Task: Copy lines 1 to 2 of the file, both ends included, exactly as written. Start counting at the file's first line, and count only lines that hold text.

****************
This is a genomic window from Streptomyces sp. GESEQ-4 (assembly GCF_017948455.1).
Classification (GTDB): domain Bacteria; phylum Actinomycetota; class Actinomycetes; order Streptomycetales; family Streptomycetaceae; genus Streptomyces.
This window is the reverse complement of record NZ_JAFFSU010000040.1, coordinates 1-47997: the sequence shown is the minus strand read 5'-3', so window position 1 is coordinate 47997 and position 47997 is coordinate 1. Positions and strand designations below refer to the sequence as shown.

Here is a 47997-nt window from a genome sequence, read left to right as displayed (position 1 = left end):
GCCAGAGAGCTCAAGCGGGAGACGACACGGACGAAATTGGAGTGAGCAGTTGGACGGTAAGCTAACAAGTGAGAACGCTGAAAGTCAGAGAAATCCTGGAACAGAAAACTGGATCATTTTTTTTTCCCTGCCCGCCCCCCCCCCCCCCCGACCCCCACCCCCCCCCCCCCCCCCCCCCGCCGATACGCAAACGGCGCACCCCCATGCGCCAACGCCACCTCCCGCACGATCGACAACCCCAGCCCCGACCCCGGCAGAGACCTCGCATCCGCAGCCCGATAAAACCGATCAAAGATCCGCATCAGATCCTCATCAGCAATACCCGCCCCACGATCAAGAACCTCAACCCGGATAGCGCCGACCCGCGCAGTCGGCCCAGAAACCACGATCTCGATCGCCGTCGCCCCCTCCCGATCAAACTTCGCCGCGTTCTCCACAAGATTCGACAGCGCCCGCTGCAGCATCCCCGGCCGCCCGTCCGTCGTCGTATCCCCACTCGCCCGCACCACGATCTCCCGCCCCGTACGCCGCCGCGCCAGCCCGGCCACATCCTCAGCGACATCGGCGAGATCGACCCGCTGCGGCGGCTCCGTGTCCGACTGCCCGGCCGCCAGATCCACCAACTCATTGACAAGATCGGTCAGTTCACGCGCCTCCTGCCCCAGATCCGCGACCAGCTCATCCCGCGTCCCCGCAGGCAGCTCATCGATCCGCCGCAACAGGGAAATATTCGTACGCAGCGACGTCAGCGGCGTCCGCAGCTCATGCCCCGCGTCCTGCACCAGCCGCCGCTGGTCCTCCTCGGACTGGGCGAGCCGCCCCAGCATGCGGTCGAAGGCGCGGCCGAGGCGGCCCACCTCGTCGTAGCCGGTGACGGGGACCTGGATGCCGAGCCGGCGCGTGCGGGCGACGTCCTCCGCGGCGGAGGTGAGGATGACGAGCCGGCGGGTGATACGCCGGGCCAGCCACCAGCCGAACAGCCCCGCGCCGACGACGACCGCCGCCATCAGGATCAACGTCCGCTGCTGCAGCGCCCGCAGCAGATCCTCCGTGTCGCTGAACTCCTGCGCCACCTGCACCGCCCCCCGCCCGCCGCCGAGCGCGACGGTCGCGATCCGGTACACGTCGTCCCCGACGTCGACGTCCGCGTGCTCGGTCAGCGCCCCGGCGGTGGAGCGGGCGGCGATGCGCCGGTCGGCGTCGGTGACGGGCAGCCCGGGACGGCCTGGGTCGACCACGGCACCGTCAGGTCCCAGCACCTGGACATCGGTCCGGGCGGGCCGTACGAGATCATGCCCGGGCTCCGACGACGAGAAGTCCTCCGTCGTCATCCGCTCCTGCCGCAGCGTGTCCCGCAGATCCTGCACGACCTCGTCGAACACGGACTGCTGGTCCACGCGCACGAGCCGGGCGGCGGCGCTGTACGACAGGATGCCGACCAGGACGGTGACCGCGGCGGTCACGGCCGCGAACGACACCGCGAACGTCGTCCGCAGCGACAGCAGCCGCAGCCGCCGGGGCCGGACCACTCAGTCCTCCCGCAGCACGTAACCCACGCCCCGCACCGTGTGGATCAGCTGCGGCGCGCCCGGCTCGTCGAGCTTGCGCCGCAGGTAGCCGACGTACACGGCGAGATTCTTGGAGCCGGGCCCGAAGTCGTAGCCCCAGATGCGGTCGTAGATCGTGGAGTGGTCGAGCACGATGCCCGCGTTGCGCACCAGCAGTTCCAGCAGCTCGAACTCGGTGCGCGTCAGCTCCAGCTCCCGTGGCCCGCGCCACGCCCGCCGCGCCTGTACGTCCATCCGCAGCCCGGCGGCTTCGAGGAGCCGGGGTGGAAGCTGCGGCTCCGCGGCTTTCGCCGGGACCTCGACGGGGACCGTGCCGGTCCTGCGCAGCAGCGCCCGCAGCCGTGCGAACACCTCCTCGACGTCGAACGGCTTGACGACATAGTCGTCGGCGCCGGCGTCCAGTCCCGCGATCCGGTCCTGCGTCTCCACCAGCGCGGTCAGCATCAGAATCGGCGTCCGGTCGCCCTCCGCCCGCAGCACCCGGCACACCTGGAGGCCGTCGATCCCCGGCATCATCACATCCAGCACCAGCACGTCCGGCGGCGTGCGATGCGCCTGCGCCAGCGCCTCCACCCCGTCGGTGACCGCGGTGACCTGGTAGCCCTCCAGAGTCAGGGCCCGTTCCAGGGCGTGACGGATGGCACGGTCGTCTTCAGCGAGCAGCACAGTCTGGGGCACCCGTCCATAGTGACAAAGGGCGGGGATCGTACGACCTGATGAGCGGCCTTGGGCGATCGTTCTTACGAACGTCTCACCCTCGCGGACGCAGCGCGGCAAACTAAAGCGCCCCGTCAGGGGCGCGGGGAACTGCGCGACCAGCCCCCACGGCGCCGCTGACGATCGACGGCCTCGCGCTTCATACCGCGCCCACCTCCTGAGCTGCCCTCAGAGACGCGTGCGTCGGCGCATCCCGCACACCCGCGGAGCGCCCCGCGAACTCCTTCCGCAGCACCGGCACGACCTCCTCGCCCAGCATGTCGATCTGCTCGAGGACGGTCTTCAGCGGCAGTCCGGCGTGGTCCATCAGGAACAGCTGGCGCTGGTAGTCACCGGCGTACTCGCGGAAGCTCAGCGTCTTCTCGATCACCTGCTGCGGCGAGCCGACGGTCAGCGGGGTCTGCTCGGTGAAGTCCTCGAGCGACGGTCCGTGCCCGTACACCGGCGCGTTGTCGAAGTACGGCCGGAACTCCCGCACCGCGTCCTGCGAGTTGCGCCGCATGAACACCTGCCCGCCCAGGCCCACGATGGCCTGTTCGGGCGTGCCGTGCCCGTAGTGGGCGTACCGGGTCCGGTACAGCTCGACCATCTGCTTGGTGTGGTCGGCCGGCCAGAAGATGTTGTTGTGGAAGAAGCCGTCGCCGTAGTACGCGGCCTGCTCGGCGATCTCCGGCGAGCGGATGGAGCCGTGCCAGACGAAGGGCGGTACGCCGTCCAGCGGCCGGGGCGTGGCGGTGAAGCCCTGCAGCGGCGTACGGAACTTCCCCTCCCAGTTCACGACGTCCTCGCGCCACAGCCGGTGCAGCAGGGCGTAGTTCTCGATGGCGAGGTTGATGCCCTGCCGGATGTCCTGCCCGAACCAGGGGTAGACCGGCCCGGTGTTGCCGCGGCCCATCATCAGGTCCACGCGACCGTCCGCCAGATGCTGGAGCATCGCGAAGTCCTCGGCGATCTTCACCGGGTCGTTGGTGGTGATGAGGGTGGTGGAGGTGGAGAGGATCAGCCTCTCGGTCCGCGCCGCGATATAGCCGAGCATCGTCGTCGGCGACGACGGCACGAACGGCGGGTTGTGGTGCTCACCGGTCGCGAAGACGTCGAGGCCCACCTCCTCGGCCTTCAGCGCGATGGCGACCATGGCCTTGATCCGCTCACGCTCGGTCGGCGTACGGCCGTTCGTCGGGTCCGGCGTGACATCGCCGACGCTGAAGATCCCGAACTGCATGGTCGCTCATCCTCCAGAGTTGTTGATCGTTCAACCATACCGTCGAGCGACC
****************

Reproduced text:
This is a genomic window from Streptomyces sp. GESEQ-4 (assembly GCF_017948455.1).
Classification (GTDB): domain Bacteria; phylum Actinomycetota; class Actinomycetes; order Streptomycetales; family Streptomycetaceae; genus Streptomyces.